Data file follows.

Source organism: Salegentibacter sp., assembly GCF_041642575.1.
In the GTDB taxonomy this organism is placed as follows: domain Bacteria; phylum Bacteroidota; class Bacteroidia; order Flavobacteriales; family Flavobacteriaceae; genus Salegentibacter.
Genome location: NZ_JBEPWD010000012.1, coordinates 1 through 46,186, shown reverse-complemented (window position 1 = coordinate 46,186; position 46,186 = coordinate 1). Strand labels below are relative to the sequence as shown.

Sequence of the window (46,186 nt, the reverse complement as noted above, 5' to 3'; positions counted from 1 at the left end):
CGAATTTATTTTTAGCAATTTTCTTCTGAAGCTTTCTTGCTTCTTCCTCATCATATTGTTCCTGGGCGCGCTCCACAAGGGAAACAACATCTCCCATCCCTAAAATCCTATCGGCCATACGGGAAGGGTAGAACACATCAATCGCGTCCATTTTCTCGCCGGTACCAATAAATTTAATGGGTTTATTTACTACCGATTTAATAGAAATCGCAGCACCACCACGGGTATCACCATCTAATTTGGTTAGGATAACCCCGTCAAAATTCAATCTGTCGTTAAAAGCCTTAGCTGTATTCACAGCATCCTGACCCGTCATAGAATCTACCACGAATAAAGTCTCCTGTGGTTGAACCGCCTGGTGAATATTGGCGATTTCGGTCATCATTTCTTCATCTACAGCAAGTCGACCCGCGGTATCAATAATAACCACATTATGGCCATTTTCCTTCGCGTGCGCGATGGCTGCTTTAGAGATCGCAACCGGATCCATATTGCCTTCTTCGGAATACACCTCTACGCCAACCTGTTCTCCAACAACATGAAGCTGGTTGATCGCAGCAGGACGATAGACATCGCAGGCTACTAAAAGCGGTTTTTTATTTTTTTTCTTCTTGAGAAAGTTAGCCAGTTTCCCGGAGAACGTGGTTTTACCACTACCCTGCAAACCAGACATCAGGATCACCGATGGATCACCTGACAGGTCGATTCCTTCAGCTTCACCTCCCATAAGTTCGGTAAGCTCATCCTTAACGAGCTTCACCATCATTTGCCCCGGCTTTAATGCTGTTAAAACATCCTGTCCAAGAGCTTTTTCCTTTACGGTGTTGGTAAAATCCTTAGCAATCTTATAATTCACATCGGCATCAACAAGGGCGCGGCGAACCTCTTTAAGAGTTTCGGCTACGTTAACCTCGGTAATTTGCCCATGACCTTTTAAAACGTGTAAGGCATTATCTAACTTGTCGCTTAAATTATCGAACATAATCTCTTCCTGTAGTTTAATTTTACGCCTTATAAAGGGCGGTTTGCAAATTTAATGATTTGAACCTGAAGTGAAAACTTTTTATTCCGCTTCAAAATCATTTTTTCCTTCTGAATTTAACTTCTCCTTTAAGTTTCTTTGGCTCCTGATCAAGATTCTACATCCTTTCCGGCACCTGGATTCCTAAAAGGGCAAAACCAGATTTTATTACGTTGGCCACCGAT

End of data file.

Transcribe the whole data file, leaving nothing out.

Source organism: Salegentibacter sp., assembly GCF_041642575.1.
In the GTDB taxonomy this organism is placed as follows: domain Bacteria; phylum Bacteroidota; class Bacteroidia; order Flavobacteriales; family Flavobacteriaceae; genus Salegentibacter.
Genome location: NZ_JBEPWD010000012.1, coordinates 1 through 46,186, shown reverse-complemented (window position 1 = coordinate 46,186; position 46,186 = coordinate 1). Strand labels below are relative to the sequence as shown.

Sequence of the window (46,186 nt, the reverse complement as noted above, 5' to 3'; positions counted from 1 at the left end):
CGAATTTATTTTTAGCAATTTTCTTCTGAAGCTTTCTTGCTTCTTCCTCATCATATTGTTCCTGGGCGCGCTCCACAAGGGAAACAACATCTCCCATCCCTAAAATCCTATCGGCCATACGGGAAGGGTAGAACACATCAATCGCGTCCATTTTCTCGCCGGTACCAATAAATTTAATGGGTTTATTTACTACCGATTTAATAGAAATCGCAGCACCACCACGGGTATCACCATCTAATTTGGTTAGGATAACCCCGTCAAAATTCAATCTGTCGTTAAAAGCCTTAGCTGTATTCACAGCATCCTGACCCGTCATAGAATCTACCACGAATAAAGTCTCCTGTGGTTGAACCGCCTGGTGAATATTGGCGATTTCGGTCATCATTTCTTCATCTACAGCAAGTCGACCCGCGGTATCAATAATAACCACATTATGGCCATTTTCCTTCGCGTGCGCGATGGCTGCTTTAGAGATCGCAACCGGATCCATATTGCCTTCTTCGGAATACACCTCTACGCCAACCTGTTCTCCAACAACATGAAGCTGGTTGATCGCAGCAGGACGATAGACATCGCAGGCTACTAAAAGCGGTTTTTTATTTTTTTTCTTCTTGAGAAAGTTAGCCAGTTTCCCGGAGAACGTGGTTTTACCACTACCCTGCAAACCAGACATCAGGATCACCGATGGATCACCTGACAGGTCGATTCCTTCAGCTTCACCTCCCATAAGTTCGGTAAGCTCATCCTTAACGAGCTTCACCATCATTTGCCCCGGCTTTAATGCTGTTAAAACATCCTGTCCAAGAGCTTTTTCCTTTACGGTGTTGGTAAAATCCTTAGCAATCTTATAATTCACATCGGCATCAACAAGGGCGCGGCGAACCTCTTTAAGAGTTTCGGCTACGTTAACCTCGGTAATTTGCCCATGACCTTTTAAAACGTGTAAGGCATTATCTAACTTGTCGCTTAAATTATCGAACATAATCTCTTCCTGTAGTTTAATTTTACGCCTTATAAAGGGCGGTTTGCAAATTTAATGATTTGAACCTGAAGTGAAAACTTTTTATTCCGCTTCAAAATCATTTTTTCCTTCTGAATTTAACTTCTCCTTTAAGTTTCTTTGGCTCCTGATCAAGATTCTACATCCTTTCCGGCACCTGGATTCCTAAAAGGGCAAAACCAGATTTTATTACGTTGGCCACCGAT